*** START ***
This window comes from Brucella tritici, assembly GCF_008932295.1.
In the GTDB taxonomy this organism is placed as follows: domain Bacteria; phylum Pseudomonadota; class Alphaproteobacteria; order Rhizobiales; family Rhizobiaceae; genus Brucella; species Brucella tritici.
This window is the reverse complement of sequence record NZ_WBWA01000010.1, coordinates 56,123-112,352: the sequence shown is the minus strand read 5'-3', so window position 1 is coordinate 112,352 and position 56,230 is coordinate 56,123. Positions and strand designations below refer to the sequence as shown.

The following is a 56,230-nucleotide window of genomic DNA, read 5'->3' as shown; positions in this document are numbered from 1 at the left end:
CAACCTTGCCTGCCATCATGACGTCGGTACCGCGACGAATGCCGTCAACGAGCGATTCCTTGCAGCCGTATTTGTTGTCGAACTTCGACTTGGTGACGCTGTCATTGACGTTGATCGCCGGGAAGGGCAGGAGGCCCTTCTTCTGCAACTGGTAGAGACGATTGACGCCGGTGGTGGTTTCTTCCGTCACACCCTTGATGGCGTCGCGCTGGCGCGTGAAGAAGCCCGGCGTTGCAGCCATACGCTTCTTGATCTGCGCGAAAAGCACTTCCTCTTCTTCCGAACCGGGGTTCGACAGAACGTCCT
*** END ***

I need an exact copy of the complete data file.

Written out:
This window comes from Brucella tritici, assembly GCF_008932295.1.
In the GTDB taxonomy this organism is placed as follows: domain Bacteria; phylum Pseudomonadota; class Alphaproteobacteria; order Rhizobiales; family Rhizobiaceae; genus Brucella; species Brucella tritici.
This window is the reverse complement of sequence record NZ_WBWA01000010.1, coordinates 56,123-112,352: the sequence shown is the minus strand read 5'-3', so window position 1 is coordinate 112,352 and position 56,230 is coordinate 56,123. Positions and strand designations below refer to the sequence as shown.

The following is a 56,230-nucleotide window of genomic DNA, read 5'->3' as shown; positions in this document are numbered from 1 at the left end:
CAACCTTGCCTGCCATCATGACGTCGGTACCGCGACGAATGCCGTCAACGAGCGATTCCTTGCAGCCGTATTTGTTGTCGAACTTCGACTTGGTGACGCTGTCATTGACGTTGATCGCCGGGAAGGGCAGGAGGCCCTTCTTCTGCAACTGGTAGAGACGATTGACGCCGGTGGTGGTTTCTTCCGTCACACCCTTGATGGCGTCGCGCTGGCGCGTGAAGAAGCCCGGCGTTGCAGCCATACGCTTCTTGATCTGCGCGAAAAGCACTTCCTCTTCTTCCGAACCGGGGTTCGACAGAACGTCCT